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Published
Feb 25, 2021
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Latest lockdowns make £1.1bn dent in Primark sales

Published
Feb 25, 2021

Primark will have lost around £1.1 billion worth of sales due to lockdowns and other restrictions in the 27 weeks up to the end of this month, the value retailer said on Thursday.


Photo: Sandra Halliday


Its parent company, Associated British Foods, issued a trading update ahead of its interim results that are due in April and shared the bad news on sales.

But it also said that when stores were open in the past six months, “demand was strong and trading was encouraging, given the circumstances”. 

Also on the upside, it still expects Primark sales in the first half to be around £2.2 billion and its adjusted operating profit to be “marginally above break-even”. Of course, that will be much lower than the £441 million it made in the previous year. Its sales a year earlier were £3.7 billion.

The company said, with some understatement, that it’s “looking forward to the reopening of the Primark estate”. As of today, it has likely reopening dates for 233 stores in addition to the 77 stores already open, so that 83% of its retail selling space should be trading by 26 April. 

It will be selling SS21 at that point and added it has been placing orders for merchandise with a long lead time for the AW21 season, so it’s clearly expecting the latest lockdowns to be the last. It also expects the period after reopening “to be highly cash generative”.

That optimism seems to be supported by its experience so far. As mentioned earlier, when stores were open trading continued to be strong, with sales down only 15% on a like-for-like basis compared to last year. Taken in the context of lower category spend, restricted opening hours and lower footfall, that’s an impressive number.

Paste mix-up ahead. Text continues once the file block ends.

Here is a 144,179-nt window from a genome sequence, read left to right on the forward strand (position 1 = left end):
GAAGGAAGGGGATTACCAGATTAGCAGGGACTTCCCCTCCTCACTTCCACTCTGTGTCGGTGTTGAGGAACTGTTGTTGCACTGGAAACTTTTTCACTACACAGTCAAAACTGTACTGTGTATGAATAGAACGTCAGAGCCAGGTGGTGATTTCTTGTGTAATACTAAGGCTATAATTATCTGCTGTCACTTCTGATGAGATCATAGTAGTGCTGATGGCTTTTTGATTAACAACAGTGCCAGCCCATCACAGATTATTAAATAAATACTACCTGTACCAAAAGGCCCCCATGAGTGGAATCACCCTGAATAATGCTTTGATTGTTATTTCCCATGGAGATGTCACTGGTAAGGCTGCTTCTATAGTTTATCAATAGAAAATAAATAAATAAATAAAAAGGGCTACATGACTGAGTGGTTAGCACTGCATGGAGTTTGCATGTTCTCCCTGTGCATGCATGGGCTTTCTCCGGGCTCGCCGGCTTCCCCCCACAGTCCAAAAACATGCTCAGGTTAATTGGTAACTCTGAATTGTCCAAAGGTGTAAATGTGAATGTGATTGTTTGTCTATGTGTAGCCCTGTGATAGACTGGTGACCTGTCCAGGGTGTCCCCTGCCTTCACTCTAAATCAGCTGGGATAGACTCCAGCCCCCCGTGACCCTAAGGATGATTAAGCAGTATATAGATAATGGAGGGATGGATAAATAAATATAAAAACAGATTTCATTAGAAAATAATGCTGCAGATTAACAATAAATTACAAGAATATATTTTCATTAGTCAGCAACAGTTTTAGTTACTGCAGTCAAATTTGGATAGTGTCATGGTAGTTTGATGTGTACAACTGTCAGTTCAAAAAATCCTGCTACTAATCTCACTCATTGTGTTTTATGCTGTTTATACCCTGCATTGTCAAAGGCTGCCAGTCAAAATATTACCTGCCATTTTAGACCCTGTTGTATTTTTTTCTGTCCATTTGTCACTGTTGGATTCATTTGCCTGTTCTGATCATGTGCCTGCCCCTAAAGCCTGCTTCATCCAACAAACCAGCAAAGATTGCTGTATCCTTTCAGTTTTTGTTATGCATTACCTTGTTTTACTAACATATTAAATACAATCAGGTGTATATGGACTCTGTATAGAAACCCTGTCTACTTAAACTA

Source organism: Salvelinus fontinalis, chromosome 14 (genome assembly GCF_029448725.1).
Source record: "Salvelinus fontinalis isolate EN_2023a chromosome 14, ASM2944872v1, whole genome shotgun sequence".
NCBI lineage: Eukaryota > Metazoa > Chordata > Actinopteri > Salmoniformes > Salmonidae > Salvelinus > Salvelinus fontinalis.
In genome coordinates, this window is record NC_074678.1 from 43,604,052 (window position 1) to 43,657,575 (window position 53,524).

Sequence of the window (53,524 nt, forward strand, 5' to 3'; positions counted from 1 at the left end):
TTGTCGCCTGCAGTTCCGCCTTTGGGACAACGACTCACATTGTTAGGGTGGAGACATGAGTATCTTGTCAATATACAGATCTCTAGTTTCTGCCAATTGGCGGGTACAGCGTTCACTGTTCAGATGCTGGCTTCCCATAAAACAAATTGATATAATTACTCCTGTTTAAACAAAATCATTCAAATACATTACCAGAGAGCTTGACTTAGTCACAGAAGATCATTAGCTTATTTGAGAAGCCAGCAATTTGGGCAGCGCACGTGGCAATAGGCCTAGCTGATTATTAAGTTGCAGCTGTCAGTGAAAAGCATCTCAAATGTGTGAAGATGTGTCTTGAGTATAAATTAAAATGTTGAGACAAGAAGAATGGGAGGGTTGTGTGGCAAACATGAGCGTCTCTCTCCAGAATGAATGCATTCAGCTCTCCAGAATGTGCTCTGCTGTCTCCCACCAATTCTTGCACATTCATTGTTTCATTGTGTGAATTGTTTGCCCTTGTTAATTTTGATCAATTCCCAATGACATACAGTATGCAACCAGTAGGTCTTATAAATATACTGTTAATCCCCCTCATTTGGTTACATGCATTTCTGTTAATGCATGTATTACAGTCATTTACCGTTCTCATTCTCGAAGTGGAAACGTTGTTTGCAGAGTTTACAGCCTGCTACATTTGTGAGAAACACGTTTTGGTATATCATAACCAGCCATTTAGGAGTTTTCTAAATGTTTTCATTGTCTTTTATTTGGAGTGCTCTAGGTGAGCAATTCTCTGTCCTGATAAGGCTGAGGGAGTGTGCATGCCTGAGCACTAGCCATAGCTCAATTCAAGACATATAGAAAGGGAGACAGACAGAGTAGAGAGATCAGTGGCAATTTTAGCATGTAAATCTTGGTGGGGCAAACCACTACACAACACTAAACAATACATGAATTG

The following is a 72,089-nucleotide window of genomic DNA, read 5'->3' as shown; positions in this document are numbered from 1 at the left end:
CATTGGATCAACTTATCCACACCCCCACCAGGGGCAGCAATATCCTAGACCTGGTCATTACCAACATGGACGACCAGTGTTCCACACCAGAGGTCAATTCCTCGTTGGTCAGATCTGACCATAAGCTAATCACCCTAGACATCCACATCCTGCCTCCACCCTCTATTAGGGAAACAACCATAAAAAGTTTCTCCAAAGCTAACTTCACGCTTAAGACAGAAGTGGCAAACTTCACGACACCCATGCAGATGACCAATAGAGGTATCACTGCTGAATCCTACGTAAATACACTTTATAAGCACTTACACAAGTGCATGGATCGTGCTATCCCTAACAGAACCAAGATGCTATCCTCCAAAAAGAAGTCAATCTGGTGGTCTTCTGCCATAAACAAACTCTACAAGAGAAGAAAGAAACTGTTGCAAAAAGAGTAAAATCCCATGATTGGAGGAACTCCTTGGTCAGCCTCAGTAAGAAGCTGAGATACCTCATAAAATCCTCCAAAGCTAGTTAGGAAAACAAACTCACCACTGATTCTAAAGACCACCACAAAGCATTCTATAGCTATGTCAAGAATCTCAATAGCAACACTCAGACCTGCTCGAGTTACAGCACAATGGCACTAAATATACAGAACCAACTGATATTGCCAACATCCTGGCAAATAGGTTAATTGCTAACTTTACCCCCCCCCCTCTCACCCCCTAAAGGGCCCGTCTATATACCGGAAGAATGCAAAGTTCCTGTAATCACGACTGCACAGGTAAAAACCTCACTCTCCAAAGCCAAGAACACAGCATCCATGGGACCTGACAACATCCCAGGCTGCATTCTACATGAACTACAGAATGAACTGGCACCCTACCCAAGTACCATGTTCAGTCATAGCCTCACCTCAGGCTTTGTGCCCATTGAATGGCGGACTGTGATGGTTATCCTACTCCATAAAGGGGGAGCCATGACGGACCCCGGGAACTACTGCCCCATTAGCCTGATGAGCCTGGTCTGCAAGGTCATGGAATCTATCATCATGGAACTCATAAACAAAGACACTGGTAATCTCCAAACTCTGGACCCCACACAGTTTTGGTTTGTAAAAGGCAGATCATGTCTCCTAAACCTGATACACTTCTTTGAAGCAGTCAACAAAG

It said that performance varied by store reflecting the prevailing circumstances of its customers, including home working, less commuting and very little tourism.

Like-for-like sales at its stores in retail parks were higher than a year ago, shopping centre and regional high street stores were lower than last year, and large destination city centre stores that are heavily reliant on tourism and commuters “continue to see a significant decline in footfall”. Excluding its 16 major city centre stores, trading was down only 11% on a like-for-like basis.

Its business in the US has continued to perform well, with “particularly strong trading” at recently opened stores (American Dream, New Jersey and Sawgrass Mills, Florida). It said that all Christmas and gifting lines were sold out there and the performance of 'stay at home’ product categories was strong, especially nightwear and loungewear. The level of markdown was also “substantially lower” year-on-year. 

And despite the closures globally, it managed to add to its store numbers in the period with six new units in France, Spain, the US and Italy. “The very positive customer reaction to these store openings, both in the US and in Europe, was striking,” it said.

And it plans to open 15 new stores for the full financial year, adding more in Spain, the US, Italy, the UK, France, the Netherlands, Poland and Czechia. It also has a longer-term pipeline of new stores in the US, Spain, Italy, France and Poland.

But, of course, what’s important is that its stores are able to trade, especially as the retailer has no webstore. Over the last few weeks, its stores in Austria, Poland and Slovenia have already reopened and “trading has been very strong”. Sales in these stores were ahead of last year on a like-for-like basis. “Customer demand was particularly strong for children's wear, nightwear and loungewear,” it said.

It will reopen in Spain, Germany the the Netherlands next month, and England in the UK in mid-April and Scotland later in the month. But it has no reopening dates yet for the 20% of its stores (or 17% by floorspace) located in the rest of Europe.

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